If we eat food from local sources, we can decrease our ecological footprint, reduce carbon emissions, and eat better food. In addition, any society that cannot produce its own food is vulnerable, as it cannot create one of society’s main sources of wealth. It just makes sense to grow food locally.

The same principles apply to manufacturing. Grow locally, eat locally; more generally, consume locally, produce locally. In the case of manufacturing, "producing locally" would mean consuming goods that were mostly manufactured within your major metropolitan area, with most of the rest coming from around the country, but certainly not from around the world.

In fact, rebuilding our nationally based manufacturing system may be the single most important way to prepare ourselves to mitigate global warming, prevent ecosystem destruction, and improve the standard of living for the vast majority of Americans. A sustainable, jobs-creating manufacturing economy could pump out millions of solar panels, wind turbines, geoexchange heat systems, and light-rail, high-speed rail, and subway cars, expanding the middle class and bringing millions out of poverty. Millions of people could have high-quality jobs in a clean, high-tech manufacturing sector — and millions more would have the green-collar jobs installing all of this equipment.

Rebuilding the manufacturing sector would not only provide millions of direct jobs, it would transform the entire economy, because manufacturing is the foundation of an economy. And if the path to a carbon-emission-free society means that we would "have to" have a vibrant manufacturing economy, well then, the vast majority of Americans would just "have to" think of environmentalists as hard-headed advocates of long-term, sustainable, economic well-being, wouldn’t they?

No large nation, not even the U.S., can survive by only producing services. The vast majority of services consist of the economic activity that surrounds manufactured goods. In order to see why this is so, we need to take a stroll through the main sectors of the service economy; consider this an exercise in economic natural history.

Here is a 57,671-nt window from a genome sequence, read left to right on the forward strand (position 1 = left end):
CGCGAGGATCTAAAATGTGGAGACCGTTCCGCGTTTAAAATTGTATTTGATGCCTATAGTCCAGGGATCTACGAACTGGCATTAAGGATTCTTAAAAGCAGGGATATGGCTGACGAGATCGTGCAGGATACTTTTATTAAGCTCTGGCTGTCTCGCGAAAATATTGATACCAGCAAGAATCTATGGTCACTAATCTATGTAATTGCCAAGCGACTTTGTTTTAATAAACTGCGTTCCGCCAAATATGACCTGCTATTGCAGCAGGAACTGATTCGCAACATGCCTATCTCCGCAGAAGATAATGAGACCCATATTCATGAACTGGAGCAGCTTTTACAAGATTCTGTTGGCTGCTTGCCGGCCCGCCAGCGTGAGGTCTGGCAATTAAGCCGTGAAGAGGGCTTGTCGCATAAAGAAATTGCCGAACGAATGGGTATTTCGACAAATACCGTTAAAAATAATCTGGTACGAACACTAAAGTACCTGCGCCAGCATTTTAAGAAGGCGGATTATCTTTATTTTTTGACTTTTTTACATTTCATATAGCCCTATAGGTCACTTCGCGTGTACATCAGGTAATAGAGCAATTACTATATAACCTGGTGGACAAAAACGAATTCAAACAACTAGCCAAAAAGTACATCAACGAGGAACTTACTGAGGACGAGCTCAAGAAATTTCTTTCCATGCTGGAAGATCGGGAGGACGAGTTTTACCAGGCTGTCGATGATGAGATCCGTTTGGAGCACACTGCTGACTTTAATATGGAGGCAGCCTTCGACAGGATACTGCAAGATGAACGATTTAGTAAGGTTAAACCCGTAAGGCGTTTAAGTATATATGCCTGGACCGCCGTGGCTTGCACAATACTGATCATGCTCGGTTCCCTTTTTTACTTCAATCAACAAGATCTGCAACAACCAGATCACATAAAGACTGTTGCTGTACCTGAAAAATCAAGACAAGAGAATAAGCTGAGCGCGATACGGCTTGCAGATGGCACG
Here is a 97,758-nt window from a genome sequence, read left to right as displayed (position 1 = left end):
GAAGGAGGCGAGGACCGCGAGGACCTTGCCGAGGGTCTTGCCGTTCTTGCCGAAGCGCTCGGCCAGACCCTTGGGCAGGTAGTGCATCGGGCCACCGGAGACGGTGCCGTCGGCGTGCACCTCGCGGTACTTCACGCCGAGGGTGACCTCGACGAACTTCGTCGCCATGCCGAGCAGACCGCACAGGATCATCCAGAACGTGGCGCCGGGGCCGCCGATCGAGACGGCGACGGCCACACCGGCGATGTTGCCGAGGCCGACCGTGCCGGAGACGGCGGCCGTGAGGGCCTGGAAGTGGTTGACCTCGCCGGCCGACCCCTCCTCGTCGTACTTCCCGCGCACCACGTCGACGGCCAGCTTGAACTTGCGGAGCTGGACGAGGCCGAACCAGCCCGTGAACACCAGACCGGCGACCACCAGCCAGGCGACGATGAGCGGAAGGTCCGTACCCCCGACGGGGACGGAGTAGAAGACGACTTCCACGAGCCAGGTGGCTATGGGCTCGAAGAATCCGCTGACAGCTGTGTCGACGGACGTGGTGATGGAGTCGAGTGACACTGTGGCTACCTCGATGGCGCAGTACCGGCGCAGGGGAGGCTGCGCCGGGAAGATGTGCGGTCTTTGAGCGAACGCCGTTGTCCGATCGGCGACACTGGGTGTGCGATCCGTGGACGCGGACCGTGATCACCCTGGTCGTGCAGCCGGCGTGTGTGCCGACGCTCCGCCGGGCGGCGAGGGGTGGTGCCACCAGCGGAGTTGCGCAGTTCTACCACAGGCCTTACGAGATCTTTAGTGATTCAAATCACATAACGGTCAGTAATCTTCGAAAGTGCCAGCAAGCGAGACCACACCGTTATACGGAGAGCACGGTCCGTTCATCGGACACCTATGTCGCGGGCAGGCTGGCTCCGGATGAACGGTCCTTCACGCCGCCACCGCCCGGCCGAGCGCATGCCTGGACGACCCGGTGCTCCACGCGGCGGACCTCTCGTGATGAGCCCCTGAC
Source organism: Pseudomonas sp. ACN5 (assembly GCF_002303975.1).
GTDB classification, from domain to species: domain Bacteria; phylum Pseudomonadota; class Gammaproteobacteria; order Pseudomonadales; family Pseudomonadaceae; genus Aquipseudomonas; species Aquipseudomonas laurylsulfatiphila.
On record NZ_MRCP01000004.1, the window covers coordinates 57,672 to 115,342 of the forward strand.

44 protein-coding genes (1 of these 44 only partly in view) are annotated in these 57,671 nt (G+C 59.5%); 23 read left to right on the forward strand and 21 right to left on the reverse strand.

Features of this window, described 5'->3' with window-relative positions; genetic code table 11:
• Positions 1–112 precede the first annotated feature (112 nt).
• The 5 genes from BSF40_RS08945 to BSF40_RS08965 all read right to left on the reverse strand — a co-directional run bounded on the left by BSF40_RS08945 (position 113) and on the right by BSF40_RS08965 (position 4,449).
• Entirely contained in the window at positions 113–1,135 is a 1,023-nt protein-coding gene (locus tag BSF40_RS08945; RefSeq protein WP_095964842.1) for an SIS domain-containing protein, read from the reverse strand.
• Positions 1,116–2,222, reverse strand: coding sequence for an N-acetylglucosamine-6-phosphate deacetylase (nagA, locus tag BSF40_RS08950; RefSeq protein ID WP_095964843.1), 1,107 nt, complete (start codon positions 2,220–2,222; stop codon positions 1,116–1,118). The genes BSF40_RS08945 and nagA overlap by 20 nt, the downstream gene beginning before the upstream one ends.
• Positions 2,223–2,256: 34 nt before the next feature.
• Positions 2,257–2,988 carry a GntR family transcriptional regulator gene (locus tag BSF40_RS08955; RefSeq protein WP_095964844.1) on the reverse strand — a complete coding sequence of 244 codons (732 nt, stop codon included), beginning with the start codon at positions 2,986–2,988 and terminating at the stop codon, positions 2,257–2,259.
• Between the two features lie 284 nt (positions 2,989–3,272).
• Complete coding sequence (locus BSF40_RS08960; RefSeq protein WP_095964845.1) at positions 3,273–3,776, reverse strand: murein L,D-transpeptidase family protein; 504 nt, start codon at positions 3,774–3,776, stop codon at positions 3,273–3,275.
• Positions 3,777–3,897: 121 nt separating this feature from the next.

According to the WTO’s “World trade in review, 2005” (p.21), 81 percent of trade among regions of the world is trade in goods, while only 19 percent is trade in services. So if you don’t have any goods to trade, well, what are you going to exchange for other peoples’ goods? In other words, you can’t trade services for all of your goods, at a national level. (All of the following figures are for 2003, U.S. Department of Commerce, Bureau of Economic Analysis, value-added as a percentage of Gross Domestic Product; the figures come from a paper at my website, “Why manufacturing and the infrastructure are central to the economy” [pp. 8-10].)

The services sector is diverse, and involved in the manufacturing economy. The wholesale and retail sector (12.9 percent of the economy) is responsible for distributing the goods that the manufacturing sector creates. Transportation services (2.9 percent) use planes, trains, trucks, ships, and taxis to move people and things, and use transportation infrastructure such as airports, roads, rail, and ports.

Hotels and restaurants (2.6 percent) use hotel buildings and food preparation equipment, respectively, and janitors(0.4 percent) take care of those buildings. Health care (6.3 percent) is an enormous repair process on the machinery known as the human body. Repair of machinery, including cars, (1 percent) is really a form of manufacturing.

Software, computer and data services (1.9 percent) are the activity of people using computing machinery. Telecommunications (1.8 percent) are completely dependent on very complex equipment, as are miscellaneous services such as travel (0.5 percent). Engineering services (1 percent) are directly related to manufacturing, as is, indirectly, scientific R&D (0.5 percent). Education (0.9 percent) is also part of the service sector that is necessary for manufacturing, as education and training are vital aspects of producing goods. Engineers, skilled production workers, scientists and operational managers must all be educated and trained.

And what about that part of the economy that so dominates our culture, the sectors of TV, radio, print, sports, entertainment, recreation, gambling, movies and music? A big fat 3 percent of the economy is all. And they all use machinery, telecommunications equipment, and other manufactured goods in profusion.

The other large part of the service economy is finance(5.7 percent), insurance (2.3 percent), and real estate (12.4 percent), but maybe that will go down), or FIRE, for short. Real estate is the retail equivalent for buildings. Almost all financing and insuring is ultimately for manufactured or constructed things. So one way or another, virtually every corner of the services sector is centered around the use of manufactured goods.

According to my calculations, of the nearly $2 trillion worth of manufactured goods consumed in the U.S. in 2003, about 54 percent was imported. Private services, however, only totaled $294 billion in exports for 2003, but we imported $228 billion in private services that same year. The resulting $66 billion surplus in services can do little to pay for $1,079 billion of imported manufactured goods.

So in order to manufacture all of those solar panels and wind turbines and retrofitting material that all those green-collar people will be installing, the U.S. will have to rebuild its manufacturing sector, or face a future in which it won’t be able to afford the necessary imports. In order to transform our economy, we need manufacturing. Next post: why the economy is an ecosystem.